from Pope Francis’ encyclical “Laudato Si’, on Care for Our Common
“The climate is a
common good, belonging to all and meant for all.”
“We need only to
take a frank look at the facts to see that our common home is falling into
“Today, we cannot
help but recognize that a true ecological approach always becomes a social
approach, which must integrate justice in the discussions of the environment,
to hear the cry of the earth with the cry of the poor.”
The prayer petitions that
followed called for actions needed to halt the practices harming the
“We pray that the
agreement from the Paris Climate Conference will truly help us to care for our
common home and each other.”
“We pray for the
next steps along the journey that governments and others must take. We ask that
God will guide them in fulfilling their commitments justly and in raising their
ambition to meet the needs of the world.”
A few beeps of solidarity
and waves from passing lunch-hour motorists punctuated the prayer service.
“May all who pass by
this billboard be moved to work for the good of our common home,” prayed
Peterson at the conclusion of the service.
The response to the
billboards has been very positive. “Thank you sisters for living and
preaching the call for our planet’s sustainability! Standing with you from
Milwaukee,” wrote one commenter on a community’s Facebook page.
Sisters United News, comprised
of communicators from these religious communities, created the “Care for Our
Common Home” message for ads appearing in the USA Today and local diocesan
newspapers during the September visit of Pope Francis to the United States.
Members of the Catholic Sisters for a Healthy Earth Committee expanded on that
idea as they planned for the pre-caucus billboard campaign.
Catholic sisters who
collaborated on both the ads and the billboards have created other
Gospel-themed justice issue messages over the past 20 years. A billboard
campaign before the 2012 caucus urged people to be part of welcoming
communities, to accept and help immigrants searching for safety and better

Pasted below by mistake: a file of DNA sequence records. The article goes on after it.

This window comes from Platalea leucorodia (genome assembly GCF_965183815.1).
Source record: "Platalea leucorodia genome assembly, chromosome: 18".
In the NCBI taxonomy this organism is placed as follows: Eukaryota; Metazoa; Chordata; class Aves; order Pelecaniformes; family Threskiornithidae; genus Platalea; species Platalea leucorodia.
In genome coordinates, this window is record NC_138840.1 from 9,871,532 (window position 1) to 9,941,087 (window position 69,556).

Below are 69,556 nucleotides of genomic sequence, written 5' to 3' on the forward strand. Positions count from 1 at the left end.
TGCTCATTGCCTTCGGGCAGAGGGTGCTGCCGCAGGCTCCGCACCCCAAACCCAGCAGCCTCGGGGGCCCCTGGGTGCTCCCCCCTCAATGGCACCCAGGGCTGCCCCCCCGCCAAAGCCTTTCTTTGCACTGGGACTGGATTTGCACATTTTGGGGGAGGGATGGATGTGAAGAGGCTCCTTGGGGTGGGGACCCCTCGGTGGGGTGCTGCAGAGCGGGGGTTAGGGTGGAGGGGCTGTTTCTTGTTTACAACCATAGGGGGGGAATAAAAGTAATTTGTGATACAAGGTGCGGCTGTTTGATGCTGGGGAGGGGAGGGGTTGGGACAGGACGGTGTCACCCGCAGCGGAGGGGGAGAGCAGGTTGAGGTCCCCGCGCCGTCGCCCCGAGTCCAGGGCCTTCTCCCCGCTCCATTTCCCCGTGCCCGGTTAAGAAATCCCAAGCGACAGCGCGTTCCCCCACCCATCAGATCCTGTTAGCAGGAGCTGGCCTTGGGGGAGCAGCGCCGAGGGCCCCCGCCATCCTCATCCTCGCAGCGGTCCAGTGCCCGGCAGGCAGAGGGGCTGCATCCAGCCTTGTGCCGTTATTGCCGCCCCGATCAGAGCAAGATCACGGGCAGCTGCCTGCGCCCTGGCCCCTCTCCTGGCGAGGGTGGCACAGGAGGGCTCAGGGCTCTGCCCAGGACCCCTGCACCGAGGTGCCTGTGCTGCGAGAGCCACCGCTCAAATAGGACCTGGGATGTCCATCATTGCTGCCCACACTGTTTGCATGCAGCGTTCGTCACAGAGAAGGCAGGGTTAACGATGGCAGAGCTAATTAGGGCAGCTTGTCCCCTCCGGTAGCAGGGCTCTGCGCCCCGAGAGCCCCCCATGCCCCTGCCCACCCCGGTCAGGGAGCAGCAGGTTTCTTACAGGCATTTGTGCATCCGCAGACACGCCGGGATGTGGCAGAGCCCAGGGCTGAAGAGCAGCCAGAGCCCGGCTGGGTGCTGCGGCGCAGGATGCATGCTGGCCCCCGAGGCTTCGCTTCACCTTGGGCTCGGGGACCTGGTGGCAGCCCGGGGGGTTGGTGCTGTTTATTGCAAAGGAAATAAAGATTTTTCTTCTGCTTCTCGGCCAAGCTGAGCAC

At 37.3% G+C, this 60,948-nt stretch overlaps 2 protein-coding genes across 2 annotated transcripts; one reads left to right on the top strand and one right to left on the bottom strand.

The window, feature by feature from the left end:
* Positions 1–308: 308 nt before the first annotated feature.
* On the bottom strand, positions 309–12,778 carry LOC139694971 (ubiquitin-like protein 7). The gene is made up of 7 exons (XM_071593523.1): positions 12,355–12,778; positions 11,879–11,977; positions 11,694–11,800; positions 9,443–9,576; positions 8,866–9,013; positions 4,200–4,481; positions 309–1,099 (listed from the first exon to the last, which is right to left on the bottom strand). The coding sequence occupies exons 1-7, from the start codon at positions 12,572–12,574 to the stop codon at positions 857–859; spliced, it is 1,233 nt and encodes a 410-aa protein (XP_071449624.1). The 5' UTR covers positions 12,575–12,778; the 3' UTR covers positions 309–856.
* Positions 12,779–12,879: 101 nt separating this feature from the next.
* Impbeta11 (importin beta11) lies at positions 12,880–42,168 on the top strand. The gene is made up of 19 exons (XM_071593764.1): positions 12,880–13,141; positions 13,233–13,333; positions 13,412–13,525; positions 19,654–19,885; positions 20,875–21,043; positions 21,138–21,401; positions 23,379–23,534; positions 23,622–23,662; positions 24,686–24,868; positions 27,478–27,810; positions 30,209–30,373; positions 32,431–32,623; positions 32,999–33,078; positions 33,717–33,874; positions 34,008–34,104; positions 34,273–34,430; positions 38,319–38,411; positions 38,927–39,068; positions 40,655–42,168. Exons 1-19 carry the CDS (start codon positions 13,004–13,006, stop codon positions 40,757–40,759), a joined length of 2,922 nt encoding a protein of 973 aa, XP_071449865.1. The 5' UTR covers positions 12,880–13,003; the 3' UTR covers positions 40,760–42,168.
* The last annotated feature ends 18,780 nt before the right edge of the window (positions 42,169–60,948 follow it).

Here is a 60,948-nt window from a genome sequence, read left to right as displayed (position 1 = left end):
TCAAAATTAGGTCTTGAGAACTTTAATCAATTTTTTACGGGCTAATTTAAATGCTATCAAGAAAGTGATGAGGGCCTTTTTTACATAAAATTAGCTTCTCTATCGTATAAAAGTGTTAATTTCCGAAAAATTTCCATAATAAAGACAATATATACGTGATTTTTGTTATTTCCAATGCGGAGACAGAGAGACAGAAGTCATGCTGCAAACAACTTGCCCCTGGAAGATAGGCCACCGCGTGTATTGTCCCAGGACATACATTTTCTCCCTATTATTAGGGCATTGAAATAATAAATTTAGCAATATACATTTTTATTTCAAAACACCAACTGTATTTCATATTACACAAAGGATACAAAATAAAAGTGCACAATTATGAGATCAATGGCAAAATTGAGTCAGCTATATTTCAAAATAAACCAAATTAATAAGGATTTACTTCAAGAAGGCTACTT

lives for their families.
With the current
billboard, they want to raise awareness and encourage all to walk more gently on
this planet to preserve our earth for future generations.
This message also was going
out on posters on city buses in Dubuque. In addition, there are frequent
postings on Facebook and Twitter. These can be found at: facebook.com/catholicsisters,
which includes videos of the Jan. 27 prayer service, and
Catholic sisters who
collaborated on the billboards include the Dominican Sisters of Sinsinawa,
Wisconsin; Benedictine Sisters of Rock Island, Illinois; Sisters of Mercy West
Midwest Community; School Sisters of Notre Dame Central Pacific Province;
Franciscan Sisters of Perpetual Adoration, La Crosse, Wisconsin; Sisters of the
Humility of Mary, Davenport, Iowa; Sisters of St. Francis, Clinton, Iowa;
Discalced Carmelites, Eldridge Iowa; Sisters of Charity of the Blessed Virgin
Mary, Sisters of the Presentation of the Blessed Virgin Mary, Dubuque
Franciscan Sisters, Visitation Sisters and Trappistine Sisters all in Dubuque,
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Sister Hoverman, a member of the
Dubuque Franciscan Sisters, is a member of the Sisters United News. In 2015,
she retired as director of communications of the Archdiocese of Dubuque and as
editor of The Witness, the archdiocesan newspaper.